Ray Johnson buys shoes at J.C. Penney
To haunt a beach
Where a gull he names
Stalks a horseshoe crab named
“Why don’t you walk sideways?”
The gull asks the crab.
Because I cannot fly.
“Want me to teach you?” Asks
I could get crabby. “What
great shoes you have,”
Robin tells Ray.
I cannot swim with them.
Crab: A bug once said to an ox:
How come a big strong fellow like you
Is content to serve mankind
And do all their hard work for them
While I, who am no bigger than you see,
Live on their bodies
And drink my fill of their blood,
And never do a stroke at all.
To which the ox replied:
“Men are very kind to me
And so I am grateful to them--
They feed and house me well
And every now and then they show their love
By patting me on the neck.”
“They’d pat me too” said the bug
“If I let them, but I take care they
Don’t, or there’d be
Is that the ox who --
--who was yoked with a horse.
The farmer whipped his poor makeshift team
Across the stubble field
The whole hot April day.
As the sun finally set
And the yoke and muzzle dropped
The horse asked the ox
‘Who will carry the ploughman home?’
The ox had surprise written
On his face: Why
you to be sure of course.
“Yuh, that’s the same ox,”
Said the crab, in whose mouth
Appeared a toothpick.
“Started to lose weight.
The farmer has a mean dog
Who likes to sleep in the manger
And whenever the ox
Goes to eat
He growls and snaps and won’t let him.’’
“What a selfish beast!” said Robin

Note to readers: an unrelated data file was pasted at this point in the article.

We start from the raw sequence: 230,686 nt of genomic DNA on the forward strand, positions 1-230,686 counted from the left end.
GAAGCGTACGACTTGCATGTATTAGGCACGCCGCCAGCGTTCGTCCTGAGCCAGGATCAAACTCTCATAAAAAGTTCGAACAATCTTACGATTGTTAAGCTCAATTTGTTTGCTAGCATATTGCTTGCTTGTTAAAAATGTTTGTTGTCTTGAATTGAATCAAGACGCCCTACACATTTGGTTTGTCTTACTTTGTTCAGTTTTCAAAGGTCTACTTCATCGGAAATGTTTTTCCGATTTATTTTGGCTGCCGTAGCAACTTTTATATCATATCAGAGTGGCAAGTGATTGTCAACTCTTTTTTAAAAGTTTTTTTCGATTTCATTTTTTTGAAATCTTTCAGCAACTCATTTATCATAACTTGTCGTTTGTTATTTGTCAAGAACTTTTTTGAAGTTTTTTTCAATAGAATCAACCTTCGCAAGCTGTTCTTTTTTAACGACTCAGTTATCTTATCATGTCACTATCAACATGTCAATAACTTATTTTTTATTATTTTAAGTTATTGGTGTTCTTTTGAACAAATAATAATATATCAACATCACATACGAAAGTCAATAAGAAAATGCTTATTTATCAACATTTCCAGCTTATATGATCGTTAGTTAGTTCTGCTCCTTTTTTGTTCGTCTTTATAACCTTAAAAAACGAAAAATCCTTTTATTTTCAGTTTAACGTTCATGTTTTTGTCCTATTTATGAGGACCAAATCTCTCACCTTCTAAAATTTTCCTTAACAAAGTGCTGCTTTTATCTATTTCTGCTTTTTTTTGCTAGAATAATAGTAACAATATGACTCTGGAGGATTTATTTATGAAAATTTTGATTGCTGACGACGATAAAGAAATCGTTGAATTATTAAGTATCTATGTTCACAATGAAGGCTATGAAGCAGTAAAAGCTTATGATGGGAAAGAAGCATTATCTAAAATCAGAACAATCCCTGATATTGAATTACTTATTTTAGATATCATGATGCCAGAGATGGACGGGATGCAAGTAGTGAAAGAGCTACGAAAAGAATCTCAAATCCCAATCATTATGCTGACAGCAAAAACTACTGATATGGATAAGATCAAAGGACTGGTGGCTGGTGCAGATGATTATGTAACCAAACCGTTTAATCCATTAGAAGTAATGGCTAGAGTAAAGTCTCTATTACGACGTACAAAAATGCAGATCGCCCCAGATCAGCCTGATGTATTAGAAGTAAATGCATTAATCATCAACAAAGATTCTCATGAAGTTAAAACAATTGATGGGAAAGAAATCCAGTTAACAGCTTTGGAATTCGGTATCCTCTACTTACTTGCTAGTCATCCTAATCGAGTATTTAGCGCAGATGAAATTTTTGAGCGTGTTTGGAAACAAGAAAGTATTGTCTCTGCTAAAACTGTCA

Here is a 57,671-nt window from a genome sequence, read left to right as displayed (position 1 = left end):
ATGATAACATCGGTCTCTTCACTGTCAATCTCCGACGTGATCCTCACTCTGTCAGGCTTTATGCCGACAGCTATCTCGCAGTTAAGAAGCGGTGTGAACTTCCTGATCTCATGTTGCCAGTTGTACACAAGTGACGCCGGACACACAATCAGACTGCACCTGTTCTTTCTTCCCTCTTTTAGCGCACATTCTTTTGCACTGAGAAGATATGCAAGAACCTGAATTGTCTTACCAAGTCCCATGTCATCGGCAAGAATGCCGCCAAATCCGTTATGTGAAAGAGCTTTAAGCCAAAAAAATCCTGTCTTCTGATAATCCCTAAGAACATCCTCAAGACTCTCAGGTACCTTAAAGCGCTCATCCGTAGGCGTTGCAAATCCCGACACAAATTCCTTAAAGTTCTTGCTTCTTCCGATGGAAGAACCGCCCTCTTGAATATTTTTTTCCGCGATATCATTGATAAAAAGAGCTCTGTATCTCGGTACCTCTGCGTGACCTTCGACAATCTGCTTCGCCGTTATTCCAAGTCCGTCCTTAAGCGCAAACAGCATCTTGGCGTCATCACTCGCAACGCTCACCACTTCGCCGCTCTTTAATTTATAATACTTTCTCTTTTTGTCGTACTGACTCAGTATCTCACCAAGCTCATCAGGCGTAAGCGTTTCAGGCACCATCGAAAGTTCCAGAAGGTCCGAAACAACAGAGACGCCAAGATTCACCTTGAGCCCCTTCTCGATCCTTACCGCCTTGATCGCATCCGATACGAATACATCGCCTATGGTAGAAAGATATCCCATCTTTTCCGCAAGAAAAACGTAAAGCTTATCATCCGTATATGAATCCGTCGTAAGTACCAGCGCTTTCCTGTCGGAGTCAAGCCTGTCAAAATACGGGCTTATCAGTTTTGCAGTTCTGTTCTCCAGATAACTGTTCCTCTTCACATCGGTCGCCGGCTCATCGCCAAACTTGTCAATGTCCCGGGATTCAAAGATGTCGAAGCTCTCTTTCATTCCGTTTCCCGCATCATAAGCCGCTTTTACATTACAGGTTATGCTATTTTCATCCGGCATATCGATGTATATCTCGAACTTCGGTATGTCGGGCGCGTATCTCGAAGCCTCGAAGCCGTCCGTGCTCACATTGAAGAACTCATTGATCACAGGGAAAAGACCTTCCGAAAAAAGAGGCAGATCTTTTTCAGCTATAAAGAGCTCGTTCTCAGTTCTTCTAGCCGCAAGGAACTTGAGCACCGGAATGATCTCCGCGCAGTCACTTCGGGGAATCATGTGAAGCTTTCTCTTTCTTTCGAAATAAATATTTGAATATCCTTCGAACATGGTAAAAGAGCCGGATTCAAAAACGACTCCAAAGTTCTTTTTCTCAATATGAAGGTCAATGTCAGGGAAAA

“He can’t eat oats and yet
Won’t let those eat who can.
What’s this dog’s name?”
“Ashbery,” answered the crab.
“Oh Ashbery,” said Ray.
“He’s given me a lot of trouble too.
I used to visit the grape arbor
With the intention of repast
And Ashbery would bark
And I’d have to run off, hungry.
But I now believe those grapes are sour.”
“Things always work out,” said the crab.
“Uh hun, uh hun,” said Ray.
Calling John Ashbery a dog-in-the-manger in 1976 was a bad politico-literary political move. Ashbery had stood me up for an interview and I thought that was a witty way of expressing my displeasure. It took him many years to forgive me
Just for the sake of comparison, my own “study” of Aesop follows my common practise of couplets with a lone line as fulcrum. Couplets are a stock poetic form. I adapt six fables to the contemporary art and literary scene as I saw it as a young man twenty five years ago. John Cage was already besieged by requests from editors and publishers and created his esoteric version of the acrostic to mystify and ultimately, perhaps, discourage the publishers. Imitating Ezra Pound and John Cage, we can all be re-write men.